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Photo: Helen H. Richardson/Denver Post
Denver Performing Arts Complex in 2017. The creative economy in Colorado accounted for 4.3 percent of the state’s gross domestic product in 2015, the most recent year for which data are available.

It can’t be stated too many times that the arts are often an important driver of local economies — and a reason for states and municipalities to help artists be successful. Rhode Island, for example, aims to help artists by not taxing art sales, but the lack of affordable housing in the state remains a big problem.

Joe Rubino writes at the Denver Post about Colorado’s creative economy, noting that anyone who saw a show at the local opera house in 2015, bought a painting or book by a Coloradan, or visited a local museum “contributed to the $13.7 billion arts and culture brought to the state’s economy that year, a figure that outdid both the mining and transportation sectors. …

“The U.S. Bureau of Economic Analysis and the National Endowment for the Arts on [March 7] unveiled their most recent analysis of the economic impact of arts and culture in the U.S. In 2015, the year with the most recent reporting data, goods and services generated by museums, architecture firms, artists and other artistically inclined businesses and agencies accounted for 4.3 percent of the Colorado’s GDP. …

“[Nationwide,] creative industries accounted for a $20 billion trade surplus that year, according to the analysis. Work in arts and culture accounted for 4.9 million U.S. jobs in 2015. Of those, 100,631 were in Colorado. …

“The analysis, collectively known as the Arts and Cultural Production Satellite Account, or ACPSA, looked at 36 industries that contributed to America’s arts and cultural economy. Some of them are considered core contributors — like museums and graphic design firms — and others are viewed as support industries [including] broadcasting. …

“When it comes to comparing states in the American West, arts and culture in Colorado ranked only behind California and Washington in terms of money made.”

More at the Denver Post, here.

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56876a3cc5470-imagePhoto: Richmond Register
When artist Ken Gastineau moved to Berea, Kentucky, in 1987, there were few artists working in Old Town. Today, with taxpayer support, artists have become Berea’s economic engine.

Residents of Berea, Kentucky, have long known that their arts college was internationally admired. But it wasn’t until the loss of local mining jobs, that people began to see the arts as their most promising economic engine.

Ivy Brashear writes at NextCity, “One of the things people notice after spending any amount of time in Berea’s historic downtown is the density of galleries. For a small city in the foothills of the Appalachian Mountains, there are a lot of them.

“The state-designated ‘Folk Arts and Crafts Capital of Kentucky’ attracts visual artists, ceramicists and traditional craftspeople just like Nashville lures country musicians, albeit on a smaller scale. …

“City officials count 40 galleries in total, and three new restaurants and a gallery-cafe have opened in the past two years — not a bad showing of entrepreneurship in a city of fewer than 20,000 people.

“ ‘I believe we can legitimately claim we’re a town where art’s alive because any visitor, almost any time of the year, will be able to encounter active arts in motion,’ says Mayor Steve Connelly. …

“The little town that sprung up around Berea College [is] a rare growing, thriving city in a region that’s confronting steep population decline and rising rates of joblessness due in large part to the collapse of the coal industry. Eastern Kentucky alone has lost nearly 7,500 coal jobs since 2012. … The hope is for something place-based that can keep the economy humming while encouraging businesses to invest locally. In Berea, that thing is art and culture.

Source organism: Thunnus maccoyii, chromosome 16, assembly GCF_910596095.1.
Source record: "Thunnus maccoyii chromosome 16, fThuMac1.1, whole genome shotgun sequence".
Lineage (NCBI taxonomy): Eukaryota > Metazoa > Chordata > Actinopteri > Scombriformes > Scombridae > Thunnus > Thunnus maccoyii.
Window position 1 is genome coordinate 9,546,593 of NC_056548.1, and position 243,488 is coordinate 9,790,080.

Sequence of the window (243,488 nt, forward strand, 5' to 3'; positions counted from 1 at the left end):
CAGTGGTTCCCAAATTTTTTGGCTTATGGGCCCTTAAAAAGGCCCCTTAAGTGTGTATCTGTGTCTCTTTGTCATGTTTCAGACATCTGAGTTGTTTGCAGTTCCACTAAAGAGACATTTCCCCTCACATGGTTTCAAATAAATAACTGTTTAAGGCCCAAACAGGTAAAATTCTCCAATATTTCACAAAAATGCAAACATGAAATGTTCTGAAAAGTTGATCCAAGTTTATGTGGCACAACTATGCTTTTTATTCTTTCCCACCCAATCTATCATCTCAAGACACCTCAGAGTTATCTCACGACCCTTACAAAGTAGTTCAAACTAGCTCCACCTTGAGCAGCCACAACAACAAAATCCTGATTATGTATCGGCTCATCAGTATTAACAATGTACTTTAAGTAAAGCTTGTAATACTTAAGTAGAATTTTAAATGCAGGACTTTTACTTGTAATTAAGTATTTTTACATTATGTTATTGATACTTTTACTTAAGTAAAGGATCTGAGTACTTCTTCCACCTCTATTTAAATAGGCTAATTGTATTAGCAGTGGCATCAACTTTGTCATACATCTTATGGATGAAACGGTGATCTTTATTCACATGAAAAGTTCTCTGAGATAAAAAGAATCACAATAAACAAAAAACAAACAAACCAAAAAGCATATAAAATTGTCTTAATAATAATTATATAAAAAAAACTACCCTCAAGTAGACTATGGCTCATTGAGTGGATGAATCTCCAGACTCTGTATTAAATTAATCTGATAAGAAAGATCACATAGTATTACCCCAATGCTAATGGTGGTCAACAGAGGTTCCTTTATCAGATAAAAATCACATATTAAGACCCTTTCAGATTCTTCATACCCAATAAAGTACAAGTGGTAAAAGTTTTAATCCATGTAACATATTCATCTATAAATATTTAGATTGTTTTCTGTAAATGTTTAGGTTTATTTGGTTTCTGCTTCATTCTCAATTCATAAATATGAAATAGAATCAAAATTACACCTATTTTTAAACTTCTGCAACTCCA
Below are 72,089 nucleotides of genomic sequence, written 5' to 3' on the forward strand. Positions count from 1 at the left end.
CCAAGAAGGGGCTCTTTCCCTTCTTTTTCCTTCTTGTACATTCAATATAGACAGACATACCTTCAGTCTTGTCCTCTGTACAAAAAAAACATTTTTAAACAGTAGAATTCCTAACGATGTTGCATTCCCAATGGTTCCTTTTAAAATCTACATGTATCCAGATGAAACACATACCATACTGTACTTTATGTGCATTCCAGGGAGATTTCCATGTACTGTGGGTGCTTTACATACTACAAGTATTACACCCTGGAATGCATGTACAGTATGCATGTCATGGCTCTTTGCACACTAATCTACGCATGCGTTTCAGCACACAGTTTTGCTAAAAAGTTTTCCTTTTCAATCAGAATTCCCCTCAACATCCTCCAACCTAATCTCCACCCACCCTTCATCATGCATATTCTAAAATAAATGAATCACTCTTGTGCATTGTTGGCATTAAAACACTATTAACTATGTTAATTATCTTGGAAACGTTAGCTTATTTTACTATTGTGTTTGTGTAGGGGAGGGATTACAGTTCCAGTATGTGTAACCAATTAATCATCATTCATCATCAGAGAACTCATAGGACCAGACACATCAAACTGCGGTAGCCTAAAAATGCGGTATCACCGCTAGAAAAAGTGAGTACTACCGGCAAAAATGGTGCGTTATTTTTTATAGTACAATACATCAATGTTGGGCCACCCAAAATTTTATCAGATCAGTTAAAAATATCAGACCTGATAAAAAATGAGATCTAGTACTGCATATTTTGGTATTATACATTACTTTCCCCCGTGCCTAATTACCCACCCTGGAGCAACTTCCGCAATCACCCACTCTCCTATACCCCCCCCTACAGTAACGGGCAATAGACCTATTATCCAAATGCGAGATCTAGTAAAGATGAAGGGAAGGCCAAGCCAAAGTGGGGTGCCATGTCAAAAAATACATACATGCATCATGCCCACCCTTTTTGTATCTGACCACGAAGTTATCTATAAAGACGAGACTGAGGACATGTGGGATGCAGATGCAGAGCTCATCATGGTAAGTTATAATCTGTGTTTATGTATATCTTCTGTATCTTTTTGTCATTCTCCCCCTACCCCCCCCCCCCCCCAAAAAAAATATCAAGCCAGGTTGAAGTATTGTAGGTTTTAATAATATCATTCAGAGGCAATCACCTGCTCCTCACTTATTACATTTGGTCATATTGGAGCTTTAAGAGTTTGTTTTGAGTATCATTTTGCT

“Since 2010, the population of the city has grown by nearly 12 percent, making it one of the fastest growing places in the state. … With new people and businesses moving in, the city’s unemployment rate is four percent, compared to a statewide rate of five percent and a rate of seven percent in nearby communities, 2016 Census Bureau data shows.

“It’s difficult to make a direct connection between any one economic strategy and growth, but local officials say that their investment in building an arts economy has paid off because it gives people a reason to stay. …

“The [arts] culture was largely unsupported by any local government entity until about a decade ago. It was at this time that the city began to recognize what Connelly refers to as its ‘artistic infrastructure,’ and the need to invest in it. …

“It didn’t take long for local officials to recognize that Berea’s greatest local asset was its arts community, something that had been woven into the fabric of the town since the very beginning.

“Local artists were investing in Berea in big ways: by opening galleries and weaving shops, making and selling art, and starting local festivals that continue today.

“They were doing it largely on their own with little to no help from the government or Berea College. They were doing it because there was energy and synergy behind their efforts — a confluence of creativity and economy that city commissioners saw as an investment worth making.

“In 1982, the City Commission passed a hotel/motel tax and started a tourism commission. The World’s Fair was in Knoxville that year, and Berea wanted to catch I-75 travelers on their way south. The commission passed a 3 percent tax, and from 1982 to 2007, the all-volunteer tourism commission received about $125,000 a year from the tax.

“Further tax reform was made in 2007 during the Great Recession when Berea raised its property tax rate from the lowest in the state at .03 percent, to 10 percent. Soon after, they instituted a 3 percent restaurant tax, and the tourism budget quickly shot up to nearly one million dollars a year. …

“Berea Economic Development Director Danny Isaacs describes the decision to move away from traditional industries and look to the arts as a economic engine as one of sheer logic. …